I started with a kind of preface in order (1) to define terms like transgender, MTF and FTM, and also (2) to explain that while people like drag queens and crossdressers are considered part of the transgender community, discussions about legal marriage issues don’t always or often effect them; that is, this talk concerns people who identify nearer to the transsexual end of things. that said, drag queens are often already gay and so deal with the same marriage discrimination all gay people do, and crossdressers often suffer with the stigma of being perverts, and one of the reasons they are not out is exactly because they don’t want their wives to divorce them, or lose custody of their children, or lose their jobs, all of which can & does happen to crossdressers who come out.

I never expected that any aspect of my life would cause me to speak at a law school to future lawyers about the odd ways that my life has become complicated by laws about gender and marriage. I’m surprised two-fold: for starters, I never expected to get married, since as a younger and Very Serious Feminist I saw it as a Tool of Patriarchy, symbolic at least of the ways women have always been chattel, and so, not for me. But I also never expected to get married because I was, starting as a teenager in the late 80s, an ally of gay and lesbian people.

& Then I met Betty, who at the time we met presented as male, and as she likes to explain, we knew, both of us, nearly from the get-go that we were supposed to be together. It’s a difficult feeling to explain, and poets have tried, but it took us a few years to decide once & for all that we were in this thing together. We decided to get married because things were so easy between us; on our 2nd date we sat together and read, one of us The Nation and the other The New York Times. When you’re something like an old married couple on your 2nd date, you know that you’re doomed.

Continue reading “The Penn State Law Talk”

Homophobic Coach Resigns

Rene Portland, coach of the Lady Lions basketball team at Penn State, resigned – some say over allegations that she was anti-lesbian. A former player, Jennifer Harris, brought the charges after Portland kicked her off the team for not dressing in more feminine ways.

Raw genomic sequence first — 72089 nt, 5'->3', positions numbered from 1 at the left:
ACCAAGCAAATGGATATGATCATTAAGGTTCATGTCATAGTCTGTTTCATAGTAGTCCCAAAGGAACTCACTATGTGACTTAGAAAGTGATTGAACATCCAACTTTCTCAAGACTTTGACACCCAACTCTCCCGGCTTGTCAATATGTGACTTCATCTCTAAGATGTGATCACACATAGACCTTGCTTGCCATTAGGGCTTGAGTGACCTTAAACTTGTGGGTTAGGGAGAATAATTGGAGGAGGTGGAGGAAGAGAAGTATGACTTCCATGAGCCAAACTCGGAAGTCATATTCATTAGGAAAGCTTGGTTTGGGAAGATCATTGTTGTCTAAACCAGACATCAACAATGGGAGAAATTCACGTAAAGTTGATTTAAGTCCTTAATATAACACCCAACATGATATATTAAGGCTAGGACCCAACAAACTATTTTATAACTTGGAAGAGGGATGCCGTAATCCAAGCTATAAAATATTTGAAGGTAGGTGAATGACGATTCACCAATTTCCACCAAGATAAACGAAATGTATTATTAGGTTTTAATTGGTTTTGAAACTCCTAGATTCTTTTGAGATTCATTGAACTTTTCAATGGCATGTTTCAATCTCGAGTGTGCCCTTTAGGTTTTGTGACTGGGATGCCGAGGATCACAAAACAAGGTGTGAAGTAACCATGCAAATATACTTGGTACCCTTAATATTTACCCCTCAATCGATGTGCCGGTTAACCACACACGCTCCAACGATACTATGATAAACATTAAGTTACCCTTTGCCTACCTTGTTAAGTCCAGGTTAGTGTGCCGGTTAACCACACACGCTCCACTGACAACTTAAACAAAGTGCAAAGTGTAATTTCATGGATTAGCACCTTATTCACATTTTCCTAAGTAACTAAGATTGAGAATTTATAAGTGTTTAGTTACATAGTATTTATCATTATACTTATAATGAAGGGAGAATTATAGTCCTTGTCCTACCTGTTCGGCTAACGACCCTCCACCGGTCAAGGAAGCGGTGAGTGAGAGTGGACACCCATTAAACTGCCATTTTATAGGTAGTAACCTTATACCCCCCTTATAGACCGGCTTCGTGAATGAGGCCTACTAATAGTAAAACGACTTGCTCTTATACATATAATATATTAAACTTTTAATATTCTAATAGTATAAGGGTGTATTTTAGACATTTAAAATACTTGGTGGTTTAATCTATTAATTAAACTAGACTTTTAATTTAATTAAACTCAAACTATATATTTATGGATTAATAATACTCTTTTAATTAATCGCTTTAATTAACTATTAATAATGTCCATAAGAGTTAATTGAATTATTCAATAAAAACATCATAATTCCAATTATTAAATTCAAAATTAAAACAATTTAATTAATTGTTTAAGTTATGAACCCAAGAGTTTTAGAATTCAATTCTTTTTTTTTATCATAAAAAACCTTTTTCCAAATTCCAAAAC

I have to say I find the whole situation kind of confusing: the idea of a women’s basketball coach being homophobic, I mean. In my experience, lesbians like & play sports at least as much, if not more, than heterosexual girls do. Barring half of your potential players from your team seems counterintuitive, though her record of course proves she is a good coach.

Talent, of course, is no excuse for shitty behavior, though I do find it interesting that this situation came to a head only now – after a couple of bad seasons for the team.

No Love Lost

I’m really astonished at the remarks Tim Hardaway made, in public, as a public figure. I’m glad to hear he got canned from the All Star game as a result, but I’m just really surprised. I probably shouldn’t be: after all, it was the jocks who often made me nervous in high school because I was different. But I also knew a lot of jocks who were really cool guys & who used their status to stand up for people who were different.

But wow. Tim Hardaway is a bigot. For some reason, that’s always so much more disappointing when it comes from a woman or a person of color or whatever other form of minority. & Yet years ago, when I was working at City College, bell hooks told me she’d never teach a class about James Baldwin again because she was so horrified by the homophobia expressed by her (largely African-American) students. I hope she has, & does, anyway.

I hope someone sat him down to watch Brother Outsider by now, at least, and that John Amaechi sells a truckload of books and educates as many basketball fans as Hardaway represents.

White Guilt

I made a cool & unusual discovery the other day: the channel that broadcasts a lot of sports & specifically the Yankees’ games, called the YES (Yankees Entertainment and Sports) Network, also shows old episodes of the show White Shadow at 1am NY time. You folks who are as old or older than me remember it, don’t you? I loved it when I was a kid, but I was kind of surprised to hear it first ran when I was age nine until I was 12. Did I see it in reruns, or did I just not understand a bunch of the jokes?

It’s dated in certain ways – tight, short shorts on basketball players – but it’s a lot better than a lot of crap that’s on now. Little did I know, but it was the first ensemble drama on TV that had a predominantly African-American cast. Only one other show (Showtime’s Soul Food) with a predominantly African-American cast aired for longer, but the current show The Wire is only now about to beat them both.

& That’s pretty damned shocking, imho: only three dramas with African-American casts that had more than a couple of seasons since 1978? That’s just messed up.